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[409] from the rest of the party, and asked me a great many questions about the practical operation of the ballot in the United States, and gave his opinion very freely on the relations of the two countries. He said that as we get along further from the period of our Revolution and the feelings that accompanied it, we get along easier together; that Jefferson and Madison disliked England so much that they took every opportunity to make difficulty; that Monroe was a more quiet sort of person, but that J. Q. Adams ‘hated England’; and that they much preferred the present administration, which seemed sincerely disposed to have all things easy and right. He asked if Van Buren was likely to be the next President. I told him I thought he would be. He said he was a pleasant and agreeable man, but he did not think him so able as Mr. McLane, who preceded him.1 He asked if there was no chance for Webster. I told him I thought there was but little. He said that from what he had read of his speeches, and what he had heard about him, he supposed Webster was a much stronger man than Van Buren, etc., etc. His manner was always frank, and often gay, and during the whole dinner, and till he went away, which was not till about eleven o'clock, I should not—if I had not known him to be Prime Minister—have suspected that any burden of the state rested on his shoulders.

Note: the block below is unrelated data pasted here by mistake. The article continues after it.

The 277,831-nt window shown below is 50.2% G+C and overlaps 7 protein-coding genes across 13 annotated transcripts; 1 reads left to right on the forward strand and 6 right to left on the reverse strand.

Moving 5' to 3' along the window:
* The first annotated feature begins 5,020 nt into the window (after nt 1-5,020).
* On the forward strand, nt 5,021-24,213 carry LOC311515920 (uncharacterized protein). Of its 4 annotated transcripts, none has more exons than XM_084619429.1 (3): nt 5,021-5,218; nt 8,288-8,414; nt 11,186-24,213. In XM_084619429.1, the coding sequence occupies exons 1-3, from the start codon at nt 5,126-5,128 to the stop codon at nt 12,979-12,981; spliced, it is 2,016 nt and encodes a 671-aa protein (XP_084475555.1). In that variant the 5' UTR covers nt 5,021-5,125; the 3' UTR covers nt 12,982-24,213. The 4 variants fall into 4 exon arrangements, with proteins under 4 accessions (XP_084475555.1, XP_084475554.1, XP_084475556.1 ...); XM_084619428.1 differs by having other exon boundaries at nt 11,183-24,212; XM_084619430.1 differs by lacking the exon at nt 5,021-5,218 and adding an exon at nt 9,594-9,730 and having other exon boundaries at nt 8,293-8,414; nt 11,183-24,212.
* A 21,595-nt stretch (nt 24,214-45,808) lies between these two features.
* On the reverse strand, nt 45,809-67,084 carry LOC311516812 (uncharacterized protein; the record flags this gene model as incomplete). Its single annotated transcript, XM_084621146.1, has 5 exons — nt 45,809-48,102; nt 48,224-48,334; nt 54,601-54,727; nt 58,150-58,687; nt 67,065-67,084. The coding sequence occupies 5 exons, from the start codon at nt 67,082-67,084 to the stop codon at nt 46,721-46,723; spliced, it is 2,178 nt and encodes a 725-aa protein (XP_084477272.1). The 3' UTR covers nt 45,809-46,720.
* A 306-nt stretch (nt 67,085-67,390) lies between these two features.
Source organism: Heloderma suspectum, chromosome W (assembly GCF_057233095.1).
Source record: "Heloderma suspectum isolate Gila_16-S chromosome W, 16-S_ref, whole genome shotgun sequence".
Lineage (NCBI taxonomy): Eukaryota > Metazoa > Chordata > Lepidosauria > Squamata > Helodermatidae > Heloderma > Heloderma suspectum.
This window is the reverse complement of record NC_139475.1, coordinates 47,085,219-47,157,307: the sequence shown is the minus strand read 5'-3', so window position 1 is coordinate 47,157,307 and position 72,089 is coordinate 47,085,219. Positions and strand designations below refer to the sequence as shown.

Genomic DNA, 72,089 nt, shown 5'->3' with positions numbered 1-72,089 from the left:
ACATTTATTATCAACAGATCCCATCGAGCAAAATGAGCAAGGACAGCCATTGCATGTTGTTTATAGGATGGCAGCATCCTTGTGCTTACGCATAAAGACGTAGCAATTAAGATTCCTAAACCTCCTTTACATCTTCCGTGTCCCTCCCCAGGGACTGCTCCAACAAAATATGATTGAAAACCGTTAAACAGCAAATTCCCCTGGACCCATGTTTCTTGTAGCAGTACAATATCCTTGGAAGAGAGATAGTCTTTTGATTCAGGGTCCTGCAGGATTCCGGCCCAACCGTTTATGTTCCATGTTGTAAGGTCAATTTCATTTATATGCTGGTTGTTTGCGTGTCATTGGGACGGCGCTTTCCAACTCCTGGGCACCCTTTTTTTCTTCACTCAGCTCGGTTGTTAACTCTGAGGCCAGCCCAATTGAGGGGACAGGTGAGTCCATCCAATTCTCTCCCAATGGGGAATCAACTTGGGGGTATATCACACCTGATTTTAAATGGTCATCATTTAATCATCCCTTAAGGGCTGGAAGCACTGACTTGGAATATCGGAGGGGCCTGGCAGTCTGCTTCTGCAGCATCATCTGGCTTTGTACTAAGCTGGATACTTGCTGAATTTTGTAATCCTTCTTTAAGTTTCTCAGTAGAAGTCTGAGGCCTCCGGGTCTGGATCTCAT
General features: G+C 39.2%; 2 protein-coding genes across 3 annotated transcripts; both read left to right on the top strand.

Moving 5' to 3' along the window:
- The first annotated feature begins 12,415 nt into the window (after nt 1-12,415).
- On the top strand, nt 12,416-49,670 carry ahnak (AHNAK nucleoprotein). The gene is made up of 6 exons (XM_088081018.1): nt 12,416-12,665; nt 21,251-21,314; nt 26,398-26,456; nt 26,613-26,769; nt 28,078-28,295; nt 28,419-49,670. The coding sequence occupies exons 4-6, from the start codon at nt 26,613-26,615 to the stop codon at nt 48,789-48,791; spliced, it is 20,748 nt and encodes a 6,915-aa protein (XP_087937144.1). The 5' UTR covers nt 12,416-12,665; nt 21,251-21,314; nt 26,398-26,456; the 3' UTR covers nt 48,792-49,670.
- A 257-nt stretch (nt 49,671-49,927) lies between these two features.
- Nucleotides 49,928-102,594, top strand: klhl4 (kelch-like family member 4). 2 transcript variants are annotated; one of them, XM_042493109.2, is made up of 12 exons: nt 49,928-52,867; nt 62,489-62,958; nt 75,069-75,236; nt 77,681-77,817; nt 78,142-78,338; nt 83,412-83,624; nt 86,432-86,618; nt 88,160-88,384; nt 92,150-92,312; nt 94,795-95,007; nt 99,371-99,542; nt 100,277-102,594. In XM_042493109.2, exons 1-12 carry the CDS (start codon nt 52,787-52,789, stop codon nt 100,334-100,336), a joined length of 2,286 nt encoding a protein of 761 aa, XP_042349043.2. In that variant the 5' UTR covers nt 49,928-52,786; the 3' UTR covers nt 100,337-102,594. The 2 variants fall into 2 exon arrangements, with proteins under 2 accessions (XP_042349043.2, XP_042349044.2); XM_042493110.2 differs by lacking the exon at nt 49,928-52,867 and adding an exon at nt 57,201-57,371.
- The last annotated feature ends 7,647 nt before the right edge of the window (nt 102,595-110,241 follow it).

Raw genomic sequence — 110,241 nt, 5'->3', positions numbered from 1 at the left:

It struck me as singular that dinner was not at all delayed for him; so that we sat down without him and without inquiry, except that, after we were at table, Lady Holland asked Lady Cowper if her brother would not come. To which she replied, he certainly would. Even at last, when he came in, so little notice was taken of him that, though he sat opposite to me,—and the party was very small and at a round table,—I did not perceive his arrival, or suspect who he was, until I was introduced to him some moments afterwards. Another thing struck me, too; the King was alluded to very unceremoniously when Lady Mary Fox was not present. Without saying directly that he had done a very vulgar thing, Lord Melbourne said the King had actually, the day before yesterday, proposed fourteen toasts and made a quantity of speeches at his own table; intending to be understood that the King had done what was entirely unbecoming his place. Indeed, it was plain, the King is not a favorite among his present ministers.

Public business was much talked about,—the corporation bill, the motion for admitting dissenters to the universities, etc., etc.; and as to the last, when the question arose whether it would be debated on

1 As Ministers of the United States to England.

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